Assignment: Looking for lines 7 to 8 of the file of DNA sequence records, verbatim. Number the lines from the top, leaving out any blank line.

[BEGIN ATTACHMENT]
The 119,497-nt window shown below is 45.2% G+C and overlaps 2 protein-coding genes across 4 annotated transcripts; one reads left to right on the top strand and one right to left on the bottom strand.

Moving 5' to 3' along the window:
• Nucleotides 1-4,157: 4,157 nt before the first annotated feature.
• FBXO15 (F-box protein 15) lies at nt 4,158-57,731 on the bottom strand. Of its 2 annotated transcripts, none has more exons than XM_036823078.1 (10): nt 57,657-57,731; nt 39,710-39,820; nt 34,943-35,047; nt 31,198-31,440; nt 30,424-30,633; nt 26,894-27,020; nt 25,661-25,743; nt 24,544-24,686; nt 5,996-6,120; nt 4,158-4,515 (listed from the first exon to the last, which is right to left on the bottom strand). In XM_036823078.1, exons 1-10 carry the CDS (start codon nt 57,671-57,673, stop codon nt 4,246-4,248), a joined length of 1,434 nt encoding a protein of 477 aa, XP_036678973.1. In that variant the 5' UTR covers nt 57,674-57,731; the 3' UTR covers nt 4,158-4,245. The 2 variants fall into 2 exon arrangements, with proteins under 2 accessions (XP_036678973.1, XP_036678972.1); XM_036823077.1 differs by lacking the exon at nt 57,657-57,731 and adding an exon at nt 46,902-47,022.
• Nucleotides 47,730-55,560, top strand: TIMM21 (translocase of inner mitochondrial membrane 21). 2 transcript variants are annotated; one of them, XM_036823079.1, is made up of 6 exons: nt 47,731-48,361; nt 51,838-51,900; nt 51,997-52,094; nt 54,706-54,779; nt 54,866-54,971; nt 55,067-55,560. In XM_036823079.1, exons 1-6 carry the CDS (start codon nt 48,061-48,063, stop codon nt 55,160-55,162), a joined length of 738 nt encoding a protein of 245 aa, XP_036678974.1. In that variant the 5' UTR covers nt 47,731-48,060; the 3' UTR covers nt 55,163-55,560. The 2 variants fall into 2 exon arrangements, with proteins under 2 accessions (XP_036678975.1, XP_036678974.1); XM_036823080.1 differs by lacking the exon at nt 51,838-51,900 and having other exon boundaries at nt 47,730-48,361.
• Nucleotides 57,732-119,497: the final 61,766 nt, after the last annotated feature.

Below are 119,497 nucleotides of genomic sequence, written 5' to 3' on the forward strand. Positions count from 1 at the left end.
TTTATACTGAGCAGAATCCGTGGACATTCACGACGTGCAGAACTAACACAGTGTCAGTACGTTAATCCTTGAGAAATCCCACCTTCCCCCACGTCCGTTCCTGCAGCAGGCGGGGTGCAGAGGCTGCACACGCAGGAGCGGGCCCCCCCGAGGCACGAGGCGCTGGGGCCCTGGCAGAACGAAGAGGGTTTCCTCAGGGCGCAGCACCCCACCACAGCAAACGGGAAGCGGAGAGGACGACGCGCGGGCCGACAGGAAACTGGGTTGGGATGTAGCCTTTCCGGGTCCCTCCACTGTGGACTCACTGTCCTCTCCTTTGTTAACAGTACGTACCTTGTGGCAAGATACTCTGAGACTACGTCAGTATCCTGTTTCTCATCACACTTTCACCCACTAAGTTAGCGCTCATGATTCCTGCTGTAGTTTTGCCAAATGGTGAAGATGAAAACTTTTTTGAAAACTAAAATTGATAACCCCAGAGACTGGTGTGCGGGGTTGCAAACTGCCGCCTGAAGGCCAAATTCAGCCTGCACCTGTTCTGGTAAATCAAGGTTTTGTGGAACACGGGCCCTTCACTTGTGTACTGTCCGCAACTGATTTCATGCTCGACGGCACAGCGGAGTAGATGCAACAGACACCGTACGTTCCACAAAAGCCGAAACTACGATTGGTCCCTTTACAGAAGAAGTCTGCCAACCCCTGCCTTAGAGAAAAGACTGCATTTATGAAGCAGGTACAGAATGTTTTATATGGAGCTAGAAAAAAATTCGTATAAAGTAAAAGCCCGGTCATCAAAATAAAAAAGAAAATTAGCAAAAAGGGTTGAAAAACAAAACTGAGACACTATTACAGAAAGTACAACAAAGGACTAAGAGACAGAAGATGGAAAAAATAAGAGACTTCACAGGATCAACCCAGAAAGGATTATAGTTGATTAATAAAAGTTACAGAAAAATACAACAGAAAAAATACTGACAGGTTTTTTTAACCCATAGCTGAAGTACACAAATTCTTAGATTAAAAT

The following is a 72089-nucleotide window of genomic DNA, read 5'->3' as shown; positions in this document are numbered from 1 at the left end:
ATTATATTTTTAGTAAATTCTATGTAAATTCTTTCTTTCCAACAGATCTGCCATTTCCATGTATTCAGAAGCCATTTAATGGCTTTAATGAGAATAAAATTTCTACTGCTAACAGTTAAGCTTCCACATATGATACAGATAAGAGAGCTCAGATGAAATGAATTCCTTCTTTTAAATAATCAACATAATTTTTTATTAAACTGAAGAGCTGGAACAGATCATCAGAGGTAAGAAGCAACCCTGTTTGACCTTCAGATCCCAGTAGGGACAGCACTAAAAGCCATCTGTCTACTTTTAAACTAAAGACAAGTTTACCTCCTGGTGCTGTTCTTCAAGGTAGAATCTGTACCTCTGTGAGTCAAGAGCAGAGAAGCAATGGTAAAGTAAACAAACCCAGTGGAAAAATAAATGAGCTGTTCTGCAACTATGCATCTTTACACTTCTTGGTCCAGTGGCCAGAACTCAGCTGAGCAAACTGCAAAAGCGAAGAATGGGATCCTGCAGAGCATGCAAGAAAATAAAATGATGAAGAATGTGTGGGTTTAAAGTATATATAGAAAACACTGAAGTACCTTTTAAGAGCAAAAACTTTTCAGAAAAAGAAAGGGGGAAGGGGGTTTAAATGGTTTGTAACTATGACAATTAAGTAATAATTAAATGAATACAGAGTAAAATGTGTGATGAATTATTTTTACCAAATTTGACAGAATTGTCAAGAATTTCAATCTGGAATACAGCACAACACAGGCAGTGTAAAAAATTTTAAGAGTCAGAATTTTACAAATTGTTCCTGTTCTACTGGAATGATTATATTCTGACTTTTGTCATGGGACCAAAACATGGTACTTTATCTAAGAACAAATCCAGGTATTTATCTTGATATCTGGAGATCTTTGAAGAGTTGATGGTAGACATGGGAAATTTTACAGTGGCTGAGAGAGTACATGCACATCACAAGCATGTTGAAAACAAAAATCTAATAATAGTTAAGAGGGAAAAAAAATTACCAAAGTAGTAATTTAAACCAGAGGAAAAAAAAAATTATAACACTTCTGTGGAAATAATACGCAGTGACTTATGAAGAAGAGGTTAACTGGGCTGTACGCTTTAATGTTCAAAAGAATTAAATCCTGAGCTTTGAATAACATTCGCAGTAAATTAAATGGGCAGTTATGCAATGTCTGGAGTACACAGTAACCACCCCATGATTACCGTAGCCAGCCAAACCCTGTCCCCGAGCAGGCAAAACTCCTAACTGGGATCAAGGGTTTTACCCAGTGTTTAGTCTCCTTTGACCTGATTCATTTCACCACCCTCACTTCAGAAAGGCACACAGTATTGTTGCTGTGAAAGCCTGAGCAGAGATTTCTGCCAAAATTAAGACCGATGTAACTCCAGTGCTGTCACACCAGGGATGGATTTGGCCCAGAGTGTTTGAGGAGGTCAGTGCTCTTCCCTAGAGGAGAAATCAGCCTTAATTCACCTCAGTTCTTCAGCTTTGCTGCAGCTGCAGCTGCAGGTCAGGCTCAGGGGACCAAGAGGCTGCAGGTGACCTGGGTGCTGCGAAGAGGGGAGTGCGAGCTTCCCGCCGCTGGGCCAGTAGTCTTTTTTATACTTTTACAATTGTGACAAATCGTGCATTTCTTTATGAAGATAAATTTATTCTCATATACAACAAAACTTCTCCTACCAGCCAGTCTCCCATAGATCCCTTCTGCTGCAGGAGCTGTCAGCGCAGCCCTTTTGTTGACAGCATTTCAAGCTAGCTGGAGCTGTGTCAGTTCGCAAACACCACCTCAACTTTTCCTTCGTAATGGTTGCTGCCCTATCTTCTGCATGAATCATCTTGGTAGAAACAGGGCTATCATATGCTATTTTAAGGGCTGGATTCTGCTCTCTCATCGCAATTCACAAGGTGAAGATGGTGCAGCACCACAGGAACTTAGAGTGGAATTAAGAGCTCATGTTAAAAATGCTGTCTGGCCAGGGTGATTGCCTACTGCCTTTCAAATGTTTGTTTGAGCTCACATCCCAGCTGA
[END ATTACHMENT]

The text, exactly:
Below are 119,497 nucleotides of genomic sequence, written 5' to 3' on the forward strand. Positions count from 1 at the left end.
TTTATACTGAGCAGAATCCGTGGACATTCACGACGTGCAGAACTAACACAGTGTCAGTACGTTAATCCTTGAGAAATCCCACCTTCCCCCACGTCCGTTCCTGCAGCAGGCGGGGTGCAGAGGCTGCACACGCAGGAGCGGGCCCCCCCGAGGCACGAGGCGCTGGGGCCCTGGCAGAACGAAGAGGGTTTCCTCAGGGCGCAGCACCCCACCACAGCAAACGGGAAGCGGAGAGGACGACGCGCGGGCCGACAGGAAACTGGGTTGGGATGTAGCCTTTCCGGGTCCCTCCACTGTGGACTCACTGTCCTCTCCTTTGTTAACAGTACGTACCTTGTGGCAAGATACTCTGAGACTACGTCAGTATCCTGTTTCTCATCACACTTTCACCCACTAAGTTAGCGCTCATGATTCCTGCTGTAGTTTTGCCAAATGGTGAAGATGAAAACTTTTTTGAAAACTAAAATTGATAACCCCAGAGACTGGTGTGCGGGGTTGCAAACTGCCGCCTGAAGGCCAAATTCAGCCTGCACCTGTTCTGGTAAATCAAGGTTTTGTGGAACACGGGCCCTTCACTTGTGTACTGTCCGCAACTGATTTCATGCTCGACGGCACAGCGGAGTAGATGCAACAGACACCGTACGTTCCACAAAAGCCGAAACTACGATTGGTCCCTTTACAGAAGAAGTCTGCCAACCCCTGCCTTAGAGAAAAGACTGCATTTATGAAGCAGGTACAGAATGTTTTATATGGAGCTAGAAAAAAATTCGTATAAAGTAAAAGCCCGGTCATCAAAATAAAAAAGAAAATTAGCAAAAAGGGTTGAAAAACAAAACTGAGACACTATTACAGAAAGTACAACAAAGGACTAAGAGACAGAAGATGGAAAAAATAAGAGACTTCACAGGATCAACCCAGAAAGGATTATAGTTGATTAATAAAAGTTACAGAAAAATACAACAGAAAAAATACTGACAGGTTTTTTTAACCCATAGCTGAAGTACACAAATTCTTAGATTAAAAT